It's probably safe to assume America's current energy crisis won't be resolved just because the burgeoning prices of gasoline and natural gas have driven up the costs of farming proportionately.
Unfortunately, solution will not come from sympathy for the harried urban resident either. For as long as any of us, from farm or city, reach deeper into our pockets to pay any price for the fuel it takes to pamper our insatiable internal-combustion engines, the crisis, like California blackouts, will roll from emergency to emergency. As in Energy Crisis I, back in the 1970s, “resolution” will be the settling in of whatever the traffic will bear.
Why, if Americans, whether farmers or stockbrokers, finally decide by uncomfortable consensus that we can really afford $2 per gallon gasoline, or more, we may not have our next energy crisis for another 10 years. That supposition, as many Californians may tell you, begs the question of energy availability, especially of the electrical kind, but we're still talking more about resignation than solution.
In the meantime, Energy Secretary Spencer Abraham was saying a few days ago that the country is facing the most serious energy shortages since the 1970s. Energy secretaries are supposed to notice things like that. Otherwise, I've personally never been all that impressed with the Department of Energy.
DOE, in fact, reminds me of something Dorothy Parker, once The New Yorker magazine's resident wit, is supposed to have said about Calvin Coolidge, who was much reputed in his time for a general lack of personal energy. According to one told story, Ms. Parker was at a party one evening back in nineteen-twenty-something when someone came in and announced that former President Coolidge had died.
“Oh?” Ms. Parker replied. “How can they tell?”
It makes me wonder. How could anyone tell if the listless Department of Energy slipped on an oil spill one day and slid off Alaska's North Slope into the Arctic Ocean? Would anyone miss it? Inspired by energy crisis, the DOE very quickly lost both relevance and usefulness after Americans decided we were wealthy enough to afford the high cost of energy.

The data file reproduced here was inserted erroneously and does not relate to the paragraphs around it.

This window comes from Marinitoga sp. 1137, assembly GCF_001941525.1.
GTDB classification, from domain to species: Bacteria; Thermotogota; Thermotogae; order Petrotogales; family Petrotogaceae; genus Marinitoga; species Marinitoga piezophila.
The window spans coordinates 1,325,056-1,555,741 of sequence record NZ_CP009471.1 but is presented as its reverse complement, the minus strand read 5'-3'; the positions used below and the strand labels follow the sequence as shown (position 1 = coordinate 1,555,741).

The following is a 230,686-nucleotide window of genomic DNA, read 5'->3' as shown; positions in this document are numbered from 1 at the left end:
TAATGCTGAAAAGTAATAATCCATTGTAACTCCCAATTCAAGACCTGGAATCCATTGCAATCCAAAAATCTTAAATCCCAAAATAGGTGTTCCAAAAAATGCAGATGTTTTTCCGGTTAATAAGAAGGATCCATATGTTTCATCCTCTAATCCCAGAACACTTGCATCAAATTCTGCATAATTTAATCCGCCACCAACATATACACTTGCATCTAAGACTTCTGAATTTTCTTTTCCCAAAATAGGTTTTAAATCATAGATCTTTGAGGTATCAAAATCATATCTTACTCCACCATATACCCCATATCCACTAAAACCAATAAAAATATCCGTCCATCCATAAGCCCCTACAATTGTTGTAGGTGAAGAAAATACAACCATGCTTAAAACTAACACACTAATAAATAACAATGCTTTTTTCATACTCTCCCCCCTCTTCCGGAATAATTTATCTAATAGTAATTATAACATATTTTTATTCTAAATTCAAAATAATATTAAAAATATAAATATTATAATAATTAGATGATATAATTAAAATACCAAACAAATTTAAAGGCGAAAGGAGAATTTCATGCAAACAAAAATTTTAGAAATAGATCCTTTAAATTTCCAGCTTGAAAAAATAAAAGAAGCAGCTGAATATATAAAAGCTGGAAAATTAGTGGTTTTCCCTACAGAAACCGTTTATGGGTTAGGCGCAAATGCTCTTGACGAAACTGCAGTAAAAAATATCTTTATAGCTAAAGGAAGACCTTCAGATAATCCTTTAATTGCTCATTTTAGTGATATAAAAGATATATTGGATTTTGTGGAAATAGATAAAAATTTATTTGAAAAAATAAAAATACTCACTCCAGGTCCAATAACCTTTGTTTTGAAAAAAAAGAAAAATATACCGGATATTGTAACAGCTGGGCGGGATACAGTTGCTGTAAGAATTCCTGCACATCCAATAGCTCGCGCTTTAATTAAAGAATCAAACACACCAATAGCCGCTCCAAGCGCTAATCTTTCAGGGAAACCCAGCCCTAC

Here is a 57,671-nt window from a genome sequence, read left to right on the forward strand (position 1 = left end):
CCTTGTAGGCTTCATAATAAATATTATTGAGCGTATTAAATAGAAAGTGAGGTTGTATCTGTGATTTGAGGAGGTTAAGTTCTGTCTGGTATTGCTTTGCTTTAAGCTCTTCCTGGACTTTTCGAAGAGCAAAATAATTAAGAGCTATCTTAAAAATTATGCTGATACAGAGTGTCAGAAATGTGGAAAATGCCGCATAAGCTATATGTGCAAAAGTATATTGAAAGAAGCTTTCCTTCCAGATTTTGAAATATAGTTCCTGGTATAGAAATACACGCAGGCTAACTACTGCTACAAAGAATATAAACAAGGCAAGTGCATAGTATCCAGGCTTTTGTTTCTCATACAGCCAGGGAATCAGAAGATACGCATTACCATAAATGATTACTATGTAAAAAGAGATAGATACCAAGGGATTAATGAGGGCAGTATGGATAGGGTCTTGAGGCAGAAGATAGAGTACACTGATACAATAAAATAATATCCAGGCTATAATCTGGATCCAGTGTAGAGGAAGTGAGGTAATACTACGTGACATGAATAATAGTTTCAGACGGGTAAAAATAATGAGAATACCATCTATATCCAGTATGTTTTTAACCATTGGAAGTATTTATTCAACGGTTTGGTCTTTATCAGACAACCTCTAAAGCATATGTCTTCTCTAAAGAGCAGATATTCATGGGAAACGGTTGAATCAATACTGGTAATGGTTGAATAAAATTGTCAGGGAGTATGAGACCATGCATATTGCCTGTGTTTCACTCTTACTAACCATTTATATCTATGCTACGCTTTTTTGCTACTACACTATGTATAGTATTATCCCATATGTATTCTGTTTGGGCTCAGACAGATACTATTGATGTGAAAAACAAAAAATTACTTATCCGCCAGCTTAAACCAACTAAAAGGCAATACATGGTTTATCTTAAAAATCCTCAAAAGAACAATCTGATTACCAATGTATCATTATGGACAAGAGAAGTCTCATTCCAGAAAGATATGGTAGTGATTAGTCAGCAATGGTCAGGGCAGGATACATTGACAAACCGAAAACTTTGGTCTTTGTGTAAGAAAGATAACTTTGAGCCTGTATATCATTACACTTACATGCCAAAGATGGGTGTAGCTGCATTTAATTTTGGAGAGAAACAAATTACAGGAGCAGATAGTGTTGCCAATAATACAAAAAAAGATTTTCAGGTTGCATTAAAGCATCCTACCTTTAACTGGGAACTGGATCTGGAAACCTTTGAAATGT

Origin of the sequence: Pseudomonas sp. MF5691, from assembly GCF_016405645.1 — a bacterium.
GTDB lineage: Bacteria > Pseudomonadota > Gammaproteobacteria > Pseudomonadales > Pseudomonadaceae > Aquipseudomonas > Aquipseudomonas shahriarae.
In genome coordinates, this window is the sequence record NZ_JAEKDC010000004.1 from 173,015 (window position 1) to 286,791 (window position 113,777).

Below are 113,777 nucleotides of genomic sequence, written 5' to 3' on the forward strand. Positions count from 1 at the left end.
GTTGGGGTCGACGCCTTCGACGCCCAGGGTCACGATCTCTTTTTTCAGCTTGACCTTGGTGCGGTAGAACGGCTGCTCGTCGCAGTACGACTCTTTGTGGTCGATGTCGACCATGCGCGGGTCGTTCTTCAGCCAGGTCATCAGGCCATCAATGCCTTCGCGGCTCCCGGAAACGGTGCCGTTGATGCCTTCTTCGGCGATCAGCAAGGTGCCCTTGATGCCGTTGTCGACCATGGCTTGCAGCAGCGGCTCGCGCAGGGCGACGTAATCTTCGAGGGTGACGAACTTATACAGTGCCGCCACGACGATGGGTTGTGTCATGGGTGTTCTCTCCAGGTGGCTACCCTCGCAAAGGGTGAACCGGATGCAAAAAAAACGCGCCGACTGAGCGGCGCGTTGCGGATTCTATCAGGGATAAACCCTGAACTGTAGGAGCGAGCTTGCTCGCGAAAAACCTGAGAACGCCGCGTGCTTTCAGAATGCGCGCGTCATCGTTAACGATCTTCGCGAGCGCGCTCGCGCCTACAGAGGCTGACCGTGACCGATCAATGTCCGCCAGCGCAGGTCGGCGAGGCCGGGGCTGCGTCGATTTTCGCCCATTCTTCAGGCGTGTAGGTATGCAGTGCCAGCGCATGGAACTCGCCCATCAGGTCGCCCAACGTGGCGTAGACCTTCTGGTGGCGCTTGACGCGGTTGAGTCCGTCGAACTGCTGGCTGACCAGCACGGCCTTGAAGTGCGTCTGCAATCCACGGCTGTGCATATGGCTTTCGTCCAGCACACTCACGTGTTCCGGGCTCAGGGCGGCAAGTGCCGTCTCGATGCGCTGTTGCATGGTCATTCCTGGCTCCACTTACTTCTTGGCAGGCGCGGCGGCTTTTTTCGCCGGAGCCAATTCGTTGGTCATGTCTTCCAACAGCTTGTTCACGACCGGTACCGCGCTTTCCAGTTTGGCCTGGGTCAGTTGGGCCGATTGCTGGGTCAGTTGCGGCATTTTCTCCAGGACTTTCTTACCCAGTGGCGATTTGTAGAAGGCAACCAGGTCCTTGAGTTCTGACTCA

For its inability, or disinclination, to do much about the costs and supplies of energy, the DOE has been more purposely used for three decades to make social and political statements. Every presidential administration since Gerald Ford's has announced its “position” on environmental affairs with appointments to secretary of energy; but in the waffling of sympathies and the changing ascendancies of the last best argument, no long-term national energy policy, neither innovation nor new ideas, have emerged in the face of tightening fossil fuel supplies.
The environmental concerns have, of course, always been as legitimate and needful of attention as the expressions of them have often been hysterical. The unavoidable reality, however, remains that the fossil fuels and the environment are inseparable. It's not either-or. Without alternatives to fossil fuels, we will deplete the one to exhaust the other.
As a collateral effort in the search for alternative fuels, how about looking for an alternative to the greatest of all fossil fuel burners? It's certainly not a phenomenon peculiar to this country, but Americans have had a love affair with the internal-combustion engine since before the first noisy T-Model Fords rolled into the yards to spook the horses and make the dogs bark and the babies cry. The tryst goes on. My own, somewhat less commotional Jeep Cherokee is sinfully fond of high-priced fuel, but I think I'll keep it.
I know. The industrialized world cannot imagine anything that might ever replace anything so — well, so natural and God-given — as the internal-combustion engine; but if DOE really wants to make itself useful, it might, as a long-term project, hire on some brainstormers to imagine something so unimaginable and otherworldly as the internal-combustion engine was barely more than a century ago.
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